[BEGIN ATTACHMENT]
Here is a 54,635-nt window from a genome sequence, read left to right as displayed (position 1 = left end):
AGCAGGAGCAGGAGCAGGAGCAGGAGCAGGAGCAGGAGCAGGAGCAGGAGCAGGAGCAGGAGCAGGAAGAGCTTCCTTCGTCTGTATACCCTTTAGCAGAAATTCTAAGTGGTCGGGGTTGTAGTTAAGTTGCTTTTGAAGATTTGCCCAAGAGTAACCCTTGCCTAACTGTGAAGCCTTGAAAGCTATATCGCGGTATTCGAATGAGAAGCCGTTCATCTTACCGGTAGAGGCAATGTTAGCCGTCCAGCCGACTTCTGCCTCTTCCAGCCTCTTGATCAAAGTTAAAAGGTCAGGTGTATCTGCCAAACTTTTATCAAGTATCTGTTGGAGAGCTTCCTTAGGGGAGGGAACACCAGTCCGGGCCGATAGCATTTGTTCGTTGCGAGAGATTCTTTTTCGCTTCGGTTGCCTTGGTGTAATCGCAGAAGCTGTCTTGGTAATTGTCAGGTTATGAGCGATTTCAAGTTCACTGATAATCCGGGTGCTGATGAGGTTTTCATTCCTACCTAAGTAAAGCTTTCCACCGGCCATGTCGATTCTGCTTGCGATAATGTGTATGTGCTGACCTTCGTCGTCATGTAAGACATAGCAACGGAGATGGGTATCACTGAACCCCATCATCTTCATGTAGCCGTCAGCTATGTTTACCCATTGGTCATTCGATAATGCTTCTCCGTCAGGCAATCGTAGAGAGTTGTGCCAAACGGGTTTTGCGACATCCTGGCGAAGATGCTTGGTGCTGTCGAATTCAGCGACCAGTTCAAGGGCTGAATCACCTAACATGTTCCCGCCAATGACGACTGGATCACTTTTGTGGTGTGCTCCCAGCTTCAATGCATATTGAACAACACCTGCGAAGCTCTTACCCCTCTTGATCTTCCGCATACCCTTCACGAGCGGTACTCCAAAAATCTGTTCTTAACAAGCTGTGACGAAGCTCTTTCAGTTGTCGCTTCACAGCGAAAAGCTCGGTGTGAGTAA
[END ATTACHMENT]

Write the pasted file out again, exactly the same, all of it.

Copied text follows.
Here is a 54,635-nt window from a genome sequence, read left to right as displayed (position 1 = left end):
AGCAGGAGCAGGAGCAGGAGCAGGAGCAGGAGCAGGAGCAGGAGCAGGAGCAGGAGCAGGAGCAGGAAGAGCTTCCTTCGTCTGTATACCCTTTAGCAGAAATTCTAAGTGGTCGGGGTTGTAGTTAAGTTGCTTTTGAAGATTTGCCCAAGAGTAACCCTTGCCTAACTGTGAAGCCTTGAAAGCTATATCGCGGTATTCGAATGAGAAGCCGTTCATCTTACCGGTAGAGGCAATGTTAGCCGTCCAGCCGACTTCTGCCTCTTCCAGCCTCTTGATCAAAGTTAAAAGGTCAGGTGTATCTGCCAAACTTTTATCAAGTATCTGTTGGAGAGCTTCCTTAGGGGAGGGAACACCAGTCCGGGCCGATAGCATTTGTTCGTTGCGAGAGATTCTTTTTCGCTTCGGTTGCCTTGGTGTAATCGCAGAAGCTGTCTTGGTAATTGTCAGGTTATGAGCGATTTCAAGTTCACTGATAATCCGGGTGCTGATGAGGTTTTCATTCCTACCTAAGTAAAGCTTTCCACCGGCCATGTCGATTCTGCTTGCGATAATGTGTATGTGCTGACCTTCGTCGTCATGTAAGACATAGCAACGGAGATGGGTATCACTGAACCCCATCATCTTCATGTAGCCGTCAGCTATGTTTACCCATTGGTCATTCGATAATGCTTCTCCGTCAGGCAATCGTAGAGAGTTGTGCCAAACGGGTTTTGCGACATCCTGGCGAAGATGCTTGGTGCTGTCGAATTCAGCGACCAGTTCAAGGGCTGAATCACCTAACATGTTCCCGCCAATGACGACTGGATCACTTTTGTGGTGTGCTCCCAGCTTCAATGCATATTGAACAACACCTGCGAAGCTCTTACCCCTCTTGATCTTCCGCATACCCTTCACGAGCGGTACTCCAAAAATCTGTTCTTAACAAGCTGTGACGAAGCTCTTTCAGTTGTCGCTTCACAGCGAAAAGCTCGGTGTGAGTAA